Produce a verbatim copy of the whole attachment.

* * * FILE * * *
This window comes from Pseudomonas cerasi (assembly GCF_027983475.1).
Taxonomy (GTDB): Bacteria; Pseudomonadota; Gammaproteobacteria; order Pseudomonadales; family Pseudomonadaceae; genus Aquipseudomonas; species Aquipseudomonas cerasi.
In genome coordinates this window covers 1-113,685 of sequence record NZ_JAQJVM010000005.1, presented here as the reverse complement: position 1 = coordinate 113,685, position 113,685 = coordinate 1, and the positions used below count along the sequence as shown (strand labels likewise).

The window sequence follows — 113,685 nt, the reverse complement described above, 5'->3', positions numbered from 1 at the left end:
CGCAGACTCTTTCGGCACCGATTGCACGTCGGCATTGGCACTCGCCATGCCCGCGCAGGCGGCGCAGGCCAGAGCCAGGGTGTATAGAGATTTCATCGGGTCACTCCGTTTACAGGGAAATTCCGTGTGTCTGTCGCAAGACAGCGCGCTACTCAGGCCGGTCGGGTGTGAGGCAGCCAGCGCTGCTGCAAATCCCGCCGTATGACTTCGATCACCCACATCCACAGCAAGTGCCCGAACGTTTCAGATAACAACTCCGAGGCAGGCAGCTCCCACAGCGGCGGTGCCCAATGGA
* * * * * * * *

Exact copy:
This window comes from Pseudomonas cerasi (assembly GCF_027983475.1).
Taxonomy (GTDB): Bacteria; Pseudomonadota; Gammaproteobacteria; order Pseudomonadales; family Pseudomonadaceae; genus Aquipseudomonas; species Aquipseudomonas cerasi.
In genome coordinates this window covers 1-113,685 of sequence record NZ_JAQJVM010000005.1, presented here as the reverse complement: position 1 = coordinate 113,685, position 113,685 = coordinate 1, and the positions used below count along the sequence as shown (strand labels likewise).

The window sequence follows — 113,685 nt, the reverse complement described above, 5'->3', positions numbered from 1 at the left end:
CGCAGACTCTTTCGGCACCGATTGCACGTCGGCATTGGCACTCGCCATGCCCGCGCAGGCGGCGCAGGCCAGAGCCAGGGTGTATAGAGATTTCATCGGGTCACTCCGTTTACAGGGAAATTCCGTGTGTCTGTCGCAAGACAGCGCGCTACTCAGGCCGGTCGGGTGTGAGGCAGCCAGCGCTGCTGCAAATCCCGCCGTATGACTTCGATCACCCACATCCACAGCAAGTGCCCGAACGTTTCAGATAACAACTCCGAGGCAGGCAGCTCCCACAGCGGCGGTGCCCAATGGA